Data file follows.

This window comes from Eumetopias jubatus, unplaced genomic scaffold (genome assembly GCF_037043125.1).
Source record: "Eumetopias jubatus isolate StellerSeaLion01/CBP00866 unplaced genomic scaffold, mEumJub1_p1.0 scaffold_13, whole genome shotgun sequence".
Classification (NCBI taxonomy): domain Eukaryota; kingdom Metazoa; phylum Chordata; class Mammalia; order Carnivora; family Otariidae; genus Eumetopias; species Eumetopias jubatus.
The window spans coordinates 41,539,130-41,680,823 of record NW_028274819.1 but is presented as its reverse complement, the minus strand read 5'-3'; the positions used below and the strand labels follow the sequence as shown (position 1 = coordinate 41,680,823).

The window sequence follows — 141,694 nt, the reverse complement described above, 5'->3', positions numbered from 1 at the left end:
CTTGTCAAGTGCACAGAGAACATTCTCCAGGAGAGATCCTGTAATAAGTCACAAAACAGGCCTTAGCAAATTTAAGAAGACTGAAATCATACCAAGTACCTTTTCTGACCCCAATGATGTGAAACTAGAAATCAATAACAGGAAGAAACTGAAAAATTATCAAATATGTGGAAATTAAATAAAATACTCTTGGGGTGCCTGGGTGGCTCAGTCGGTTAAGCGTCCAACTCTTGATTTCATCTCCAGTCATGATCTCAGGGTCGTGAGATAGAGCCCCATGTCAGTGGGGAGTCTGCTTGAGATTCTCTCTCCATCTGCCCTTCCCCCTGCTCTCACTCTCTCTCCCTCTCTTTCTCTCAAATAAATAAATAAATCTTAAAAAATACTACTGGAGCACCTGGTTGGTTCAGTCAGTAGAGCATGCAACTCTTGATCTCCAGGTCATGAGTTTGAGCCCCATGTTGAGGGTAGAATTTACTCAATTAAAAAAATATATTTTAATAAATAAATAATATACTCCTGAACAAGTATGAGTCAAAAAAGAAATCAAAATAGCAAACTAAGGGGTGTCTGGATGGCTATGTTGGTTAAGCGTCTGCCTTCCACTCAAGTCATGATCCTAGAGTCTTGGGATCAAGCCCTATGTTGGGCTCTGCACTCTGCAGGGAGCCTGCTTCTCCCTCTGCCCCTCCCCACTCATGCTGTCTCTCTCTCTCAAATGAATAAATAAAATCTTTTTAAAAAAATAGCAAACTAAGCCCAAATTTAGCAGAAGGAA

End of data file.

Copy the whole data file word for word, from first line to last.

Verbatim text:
This window comes from Eumetopias jubatus, unplaced genomic scaffold (genome assembly GCF_037043125.1).
Source record: "Eumetopias jubatus isolate StellerSeaLion01/CBP00866 unplaced genomic scaffold, mEumJub1_p1.0 scaffold_13, whole genome shotgun sequence".
Classification (NCBI taxonomy): domain Eukaryota; kingdom Metazoa; phylum Chordata; class Mammalia; order Carnivora; family Otariidae; genus Eumetopias; species Eumetopias jubatus.
The window spans coordinates 41,539,130-41,680,823 of record NW_028274819.1 but is presented as its reverse complement, the minus strand read 5'-3'; the positions used below and the strand labels follow the sequence as shown (position 1 = coordinate 41,680,823).

The window sequence follows — 141,694 nt, the reverse complement described above, 5'->3', positions numbered from 1 at the left end:
CTTGTCAAGTGCACAGAGAACATTCTCCAGGAGAGATCCTGTAATAAGTCACAAAACAGGCCTTAGCAAATTTAAGAAGACTGAAATCATACCAAGTACCTTTTCTGACCCCAATGATGTGAAACTAGAAATCAATAACAGGAAGAAACTGAAAAATTATCAAATATGTGGAAATTAAATAAAATACTCTTGGGGTGCCTGGGTGGCTCAGTCGGTTAAGCGTCCAACTCTTGATTTCATCTCCAGTCATGATCTCAGGGTCGTGAGATAGAGCCCCATGTCAGTGGGGAGTCTGCTTGAGATTCTCTCTCCATCTGCCCTTCCCCCTGCTCTCACTCTCTCTCCCTCTCTTTCTCTCAAATAAATAAATAAATCTTAAAAAATACTACTGGAGCACCTGGTTGGTTCAGTCAGTAGAGCATGCAACTCTTGATCTCCAGGTCATGAGTTTGAGCCCCATGTTGAGGGTAGAATTTACTCAATTAAAAAAATATATTTTAATAAATAAATAATATACTCCTGAACAAGTATGAGTCAAAAAAGAAATCAAAATAGCAAACTAAGGGGTGTCTGGATGGCTATGTTGGTTAAGCGTCTGCCTTCCACTCAAGTCATGATCCTAGAGTCTTGGGATCAAGCCCTATGTTGGGCTCTGCACTCTGCAGGGAGCCTGCTTCTCCCTCTGCCCCTCCCCACTCATGCTGTCTCTCTCTCTCAAATGAATAAATAAAATCTTTTTAAAAAAATAGCAAACTAAGCCCAAATTTAGCAGAAGGAA